What does tradable mean?
When we first heard about the Guardian Cub's tradable qualities, some people didn't immediately understand what was at stake. Here's the rundown of what exactly tradable means and what you are allowed to do with the pet.
For $10, the same price as the other companion pets in the Blizzard pet store, you can purchase a Guardian Cub. Previously, companion pets were added to your account as a license, and each character would receive one in the mail. Now, much like the X-53 rocket or the retired Swift Zhevra, when you purchase the Guardian Cub, only one will be mailed to the character of your choice. When you get the cub, you can either learn it yourself and happily go about your business with a new companion pet, or you can trade it to another player or sell it on the Auction House.
The controversial part of this exchange is that you can spend $10 on an item in-game that has the ability to go up on the Auction House for in-game gold. Essentially, Blizzard has instituted a sanctioned avenue for players to potentially purchase gold with real dollars. Here's the explanation for the scope that Blizzard intends this aspect of the cub to cover:
Guardian Cub FAQ
Q: Could I put the Guardian Cub up on the auction house to try to make some gold if I wanted to?
While our goal is to offer players alternative ways to add a Pet Store pet to their collection, we're ok with it if some players choose to use the Guardian Cub as a safe and secure way to try to acquire a little extra in-game gold without turning to third-party gold-selling services. However, please keep in mind that there's never any guarantee that someone will purchase what you put up for sale in the auction house, or how much they'll pay for it. Also, it's important to note that we take a firm stance against buying gold from outside sources because in most cases, the gold these companies offer has been stolen from compromised accounts. (You can read more about our stance here.) While some players might be able to acquire some extra gold by putting the Guardian Cub in the auction house, that's preferable to players contributing to the gold-selling "black market" and account theft.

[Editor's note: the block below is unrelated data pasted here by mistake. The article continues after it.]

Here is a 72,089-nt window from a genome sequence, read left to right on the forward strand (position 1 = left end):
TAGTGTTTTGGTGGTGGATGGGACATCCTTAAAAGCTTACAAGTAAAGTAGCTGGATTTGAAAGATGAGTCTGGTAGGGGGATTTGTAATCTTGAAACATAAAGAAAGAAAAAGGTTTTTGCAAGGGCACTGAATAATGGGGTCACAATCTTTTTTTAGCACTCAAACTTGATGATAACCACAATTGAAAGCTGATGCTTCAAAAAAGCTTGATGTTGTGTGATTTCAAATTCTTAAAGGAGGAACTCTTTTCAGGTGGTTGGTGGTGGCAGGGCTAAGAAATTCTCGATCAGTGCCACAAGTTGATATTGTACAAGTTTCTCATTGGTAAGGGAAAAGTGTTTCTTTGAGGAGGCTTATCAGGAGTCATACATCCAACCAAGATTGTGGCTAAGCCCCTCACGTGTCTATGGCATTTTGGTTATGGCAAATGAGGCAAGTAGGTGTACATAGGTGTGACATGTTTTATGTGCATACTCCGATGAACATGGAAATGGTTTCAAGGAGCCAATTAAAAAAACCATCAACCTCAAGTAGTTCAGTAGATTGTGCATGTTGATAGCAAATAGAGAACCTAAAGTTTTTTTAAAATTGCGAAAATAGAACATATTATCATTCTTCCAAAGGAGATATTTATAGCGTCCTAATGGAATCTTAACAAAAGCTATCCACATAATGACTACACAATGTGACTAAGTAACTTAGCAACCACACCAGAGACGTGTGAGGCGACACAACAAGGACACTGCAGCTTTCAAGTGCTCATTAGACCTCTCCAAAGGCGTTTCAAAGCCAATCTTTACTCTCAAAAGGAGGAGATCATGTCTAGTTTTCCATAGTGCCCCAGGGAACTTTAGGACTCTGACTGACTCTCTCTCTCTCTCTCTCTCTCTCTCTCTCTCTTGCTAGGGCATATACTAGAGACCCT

If this whole system sounds familiar to you, it should. CCP's EVE Online
runs an incredibly similar system with PLEX. Back in July, I wrote a Lawbringer
article about the problems EVE
's currencies were having related to a different incident;, but it's a good read. To summarize, EVE Online
offers, for real dollars, game time cards that can be traded or sold. To purchase in-game currency (ISK), players purchased a PLEX game time card and then sell it on the open market for ISK. It is essentially the same system except with a companion pet instead of game time.
So, yes, this is a system with an aspect of it designed to allow players to potentially make some gold on their purchase from the Blizzard pet store.
The pros and cons of kitten cub economics
I figured the best way to talk about the Guardian Cub would be to go with the pro and con approach. There are many positives to having a way to convert real dollars into gold, even if you don't see them immediately.
First, tradable companion pets (and potentially other items, as time goes on) fill two specific niches of player gold sinks that players constantly clamor for. There are usually two camps when players get riled over new pet store items and in-game gold sinks. When the Vial of the Sands